One of the organizations promoting the new fuel is the Thorium Energy Association.
On its web site, ThorEA describes itself as “a not-for-profit association for the dissemination of information about the use of Thorium fuel in nuclear power systems.”
The group organizes meetings and workshops “to bring together researchers and professionals in academia and industry, to allow them to discuss and develop ideas and practice in pursuit of using thorium reactors.”

The web site of Thor Energy, the Norwegian firm researching the use of the substance in a reactor. Click image to enlarge.

A MUCH MORE detailed examination of the new fuel was broadcast almost a year ago as part of a BBC series on fossil fuel alternatives.
An online release about the show BBC World News Horizons explores the potential of cleaner alternatives to fossil fuels explains that reporter Adam Shaw visited the Daresbury Laboratory in Cheshire, where “scientists are looking at replacing the material they use at the heart of the nuclear process with something that is more plentiful and creates less harmful by-products. The element is called thorium.”
It sounds very promising.
“Unlike uranium, which has been used for decades in power stations, thorium will not undergo a nuclear reaction by itself. It’s so safe you could put it in your pocket and must be bombarded with particles from an accelerator to start the chain reaction that produces energy,” the report explains.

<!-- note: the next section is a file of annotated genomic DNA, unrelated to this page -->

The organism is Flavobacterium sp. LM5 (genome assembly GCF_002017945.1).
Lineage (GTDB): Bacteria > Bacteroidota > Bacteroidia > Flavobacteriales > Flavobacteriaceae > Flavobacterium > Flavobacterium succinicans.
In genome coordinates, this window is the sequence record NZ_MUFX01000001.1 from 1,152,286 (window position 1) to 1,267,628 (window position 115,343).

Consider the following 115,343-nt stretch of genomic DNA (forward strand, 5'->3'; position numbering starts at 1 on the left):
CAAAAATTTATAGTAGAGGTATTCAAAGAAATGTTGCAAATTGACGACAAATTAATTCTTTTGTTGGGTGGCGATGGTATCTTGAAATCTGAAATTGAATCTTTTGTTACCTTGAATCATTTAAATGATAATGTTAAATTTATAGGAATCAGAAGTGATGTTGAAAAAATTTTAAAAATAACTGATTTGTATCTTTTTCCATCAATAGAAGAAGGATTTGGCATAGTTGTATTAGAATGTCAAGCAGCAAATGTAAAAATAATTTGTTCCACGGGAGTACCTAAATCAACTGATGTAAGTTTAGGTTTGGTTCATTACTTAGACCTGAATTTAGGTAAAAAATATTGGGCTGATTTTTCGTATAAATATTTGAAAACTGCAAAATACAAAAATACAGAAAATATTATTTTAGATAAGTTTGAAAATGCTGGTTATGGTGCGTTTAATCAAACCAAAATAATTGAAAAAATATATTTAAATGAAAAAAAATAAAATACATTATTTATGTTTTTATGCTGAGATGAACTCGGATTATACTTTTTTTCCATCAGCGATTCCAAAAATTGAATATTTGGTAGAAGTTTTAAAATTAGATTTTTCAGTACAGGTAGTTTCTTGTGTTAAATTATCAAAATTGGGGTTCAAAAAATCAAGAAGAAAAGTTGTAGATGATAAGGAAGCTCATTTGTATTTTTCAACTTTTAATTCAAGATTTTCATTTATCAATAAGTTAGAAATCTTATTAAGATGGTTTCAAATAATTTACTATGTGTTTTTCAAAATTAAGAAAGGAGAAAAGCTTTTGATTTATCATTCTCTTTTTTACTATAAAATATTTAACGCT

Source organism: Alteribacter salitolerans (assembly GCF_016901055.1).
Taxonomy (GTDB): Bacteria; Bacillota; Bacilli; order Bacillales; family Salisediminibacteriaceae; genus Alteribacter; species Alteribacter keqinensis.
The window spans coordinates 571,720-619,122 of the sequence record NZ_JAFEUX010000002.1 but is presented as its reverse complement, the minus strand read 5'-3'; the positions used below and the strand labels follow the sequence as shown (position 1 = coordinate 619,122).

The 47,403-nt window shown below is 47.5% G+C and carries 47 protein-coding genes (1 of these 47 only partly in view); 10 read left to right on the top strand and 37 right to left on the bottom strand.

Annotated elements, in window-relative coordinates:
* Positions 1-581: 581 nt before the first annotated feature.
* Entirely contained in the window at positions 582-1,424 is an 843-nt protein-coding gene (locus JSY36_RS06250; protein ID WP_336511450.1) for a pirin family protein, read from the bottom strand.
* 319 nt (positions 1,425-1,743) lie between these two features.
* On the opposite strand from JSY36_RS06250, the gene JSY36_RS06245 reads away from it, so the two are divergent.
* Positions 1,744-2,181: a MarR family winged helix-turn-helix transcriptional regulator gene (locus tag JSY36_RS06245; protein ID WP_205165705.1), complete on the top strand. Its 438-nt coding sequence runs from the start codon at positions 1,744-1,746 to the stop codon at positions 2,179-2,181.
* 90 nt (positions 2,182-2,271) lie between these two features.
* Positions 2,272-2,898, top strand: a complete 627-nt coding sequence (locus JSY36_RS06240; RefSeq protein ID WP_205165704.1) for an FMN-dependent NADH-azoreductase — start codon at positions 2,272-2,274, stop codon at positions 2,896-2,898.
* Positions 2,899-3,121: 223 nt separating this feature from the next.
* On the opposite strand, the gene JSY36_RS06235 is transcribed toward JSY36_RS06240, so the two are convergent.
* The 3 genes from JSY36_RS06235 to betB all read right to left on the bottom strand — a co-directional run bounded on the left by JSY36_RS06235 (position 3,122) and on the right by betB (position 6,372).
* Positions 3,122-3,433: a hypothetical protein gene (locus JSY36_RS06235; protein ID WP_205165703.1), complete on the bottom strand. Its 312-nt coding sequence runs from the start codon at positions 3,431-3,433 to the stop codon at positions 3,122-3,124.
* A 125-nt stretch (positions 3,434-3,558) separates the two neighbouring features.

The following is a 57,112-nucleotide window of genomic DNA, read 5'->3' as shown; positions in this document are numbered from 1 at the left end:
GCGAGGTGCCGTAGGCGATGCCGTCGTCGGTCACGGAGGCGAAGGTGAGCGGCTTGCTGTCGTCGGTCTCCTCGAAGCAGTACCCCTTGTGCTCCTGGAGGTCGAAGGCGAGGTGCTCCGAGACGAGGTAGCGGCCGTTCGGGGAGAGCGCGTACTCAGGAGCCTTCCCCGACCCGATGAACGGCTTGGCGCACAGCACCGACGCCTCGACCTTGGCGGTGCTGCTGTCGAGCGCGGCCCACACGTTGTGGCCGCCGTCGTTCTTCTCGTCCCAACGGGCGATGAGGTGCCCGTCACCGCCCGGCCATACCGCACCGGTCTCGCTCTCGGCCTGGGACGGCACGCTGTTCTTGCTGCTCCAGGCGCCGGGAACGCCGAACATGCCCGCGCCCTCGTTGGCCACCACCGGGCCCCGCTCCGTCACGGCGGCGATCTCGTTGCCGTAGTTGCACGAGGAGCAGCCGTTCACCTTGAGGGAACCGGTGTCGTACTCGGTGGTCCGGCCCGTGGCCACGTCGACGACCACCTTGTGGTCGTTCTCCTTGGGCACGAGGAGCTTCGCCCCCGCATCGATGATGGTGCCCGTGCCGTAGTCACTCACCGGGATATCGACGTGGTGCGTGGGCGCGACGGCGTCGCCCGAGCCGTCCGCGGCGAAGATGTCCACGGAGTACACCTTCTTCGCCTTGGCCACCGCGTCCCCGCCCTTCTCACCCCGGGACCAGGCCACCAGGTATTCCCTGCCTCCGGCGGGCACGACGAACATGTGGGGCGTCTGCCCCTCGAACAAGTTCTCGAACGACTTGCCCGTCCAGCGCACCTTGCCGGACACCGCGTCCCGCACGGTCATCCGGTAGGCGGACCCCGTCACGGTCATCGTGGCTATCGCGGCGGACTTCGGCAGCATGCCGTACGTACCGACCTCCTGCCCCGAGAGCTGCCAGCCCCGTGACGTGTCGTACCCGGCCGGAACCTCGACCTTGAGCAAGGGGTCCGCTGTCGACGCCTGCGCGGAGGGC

I’m not sure I would want to put it in my pocket until the science is a little more advanced. It is a radioactive substance, and the carcinogenic effects of radiation are well established.
An accelerator is being developed at the Daresbury laboratory and is called EMMA – the Electron Model of Many Applications, the report adds.

The Britain-based Thorium Energy Association web site. Click image to enlarge.

In another section, we are told about research in India, which has some of the world’s largest reserves of thorium.
“By developing a nuclear industry based on this mineral, it could mean independence from imports. The so called Advanced Heavy Water Reactor is being developed [in India] to accommodate thorium as its core fuel. A prototype reactor is being constructed at the Bhabha Atomic Research Centre or BARC, in Mumbai.”
However, Indian scientists are facing the same problems as those in Britain. Thorium cannot be used directly as a fuel in reactors. It has to be converted to uranium. To do this, either an accelerator or low-enriched uranium is needed to trigger the nuclear reaction. In India they are testing low-enriched uranium as the trigger.
The latest report this week does not explain how the Norwegian group has overcome this problem.
However, these developments must be seen in the wider context of the debate over nuclear power that has followed the disastrous meltdown in March 2011 of the Fukushima reactor in Japan.
That country has all but abandoned nuclear power as a source of energy. Of its 50 reactors, 48 remain closed, and a vigorous debate is underway over whether to reopen them.
Germany is the largest producer of solar power in the world, by far. It is planning to shut down all its nuclear reactors in a few years and replace them with renewables.
Does the source of a new, supposedly safer and more easily disposable fuel change the equation?
The jury is still out on the answer, but the debate has been engaged.